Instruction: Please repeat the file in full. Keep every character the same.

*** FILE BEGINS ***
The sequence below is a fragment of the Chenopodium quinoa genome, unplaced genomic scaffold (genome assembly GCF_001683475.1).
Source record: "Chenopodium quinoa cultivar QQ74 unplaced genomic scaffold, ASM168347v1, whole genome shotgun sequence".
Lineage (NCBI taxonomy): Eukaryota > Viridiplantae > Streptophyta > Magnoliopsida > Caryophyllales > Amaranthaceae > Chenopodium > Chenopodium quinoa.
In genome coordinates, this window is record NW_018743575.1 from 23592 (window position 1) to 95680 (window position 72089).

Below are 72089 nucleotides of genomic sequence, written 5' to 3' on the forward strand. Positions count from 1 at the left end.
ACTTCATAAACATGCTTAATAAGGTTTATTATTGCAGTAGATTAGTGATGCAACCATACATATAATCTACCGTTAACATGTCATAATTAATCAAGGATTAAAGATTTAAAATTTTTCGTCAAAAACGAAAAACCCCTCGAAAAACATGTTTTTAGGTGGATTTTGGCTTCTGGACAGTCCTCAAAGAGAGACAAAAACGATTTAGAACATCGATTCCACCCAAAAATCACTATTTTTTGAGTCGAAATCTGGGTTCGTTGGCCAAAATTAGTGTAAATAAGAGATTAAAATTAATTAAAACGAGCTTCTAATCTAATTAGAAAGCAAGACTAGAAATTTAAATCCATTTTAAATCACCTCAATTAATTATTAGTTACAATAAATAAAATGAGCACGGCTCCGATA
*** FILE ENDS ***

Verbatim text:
The sequence below is a fragment of the Chenopodium quinoa genome, unplaced genomic scaffold (genome assembly GCF_001683475.1).
Source record: "Chenopodium quinoa cultivar QQ74 unplaced genomic scaffold, ASM168347v1, whole genome shotgun sequence".
Lineage (NCBI taxonomy): Eukaryota > Viridiplantae > Streptophyta > Magnoliopsida > Caryophyllales > Amaranthaceae > Chenopodium > Chenopodium quinoa.
In genome coordinates, this window is record NW_018743575.1 from 23592 (window position 1) to 95680 (window position 72089).

Below are 72089 nucleotides of genomic sequence, written 5' to 3' on the forward strand. Positions count from 1 at the left end.
ACTTCATAAACATGCTTAATAAGGTTTATTATTGCAGTAGATTAGTGATGCAACCATACATATAATCTACCGTTAACATGTCATAATTAATCAAGGATTAAAGATTTAAAATTTTTCGTCAAAAACGAAAAACCCCTCGAAAAACATGTTTTTAGGTGGATTTTGGCTTCTGGACAGTCCTCAAAGAGAGACAAAAACGATTTAGAACATCGATTCCACCCAAAAATCACTATTTTTTGAGTCGAAATCTGGGTTCGTTGGCCAAAATTAGTGTAAATAAGAGATTAAAATTAATTAAAACGAGCTTCTAATCTAATTAGAAAGCAAGACTAGAAATTTAAATCCATTTTAAATCACCTCAATTAATTATTAGTTACAATAAATAAAATGAGCACGGCTCCGATA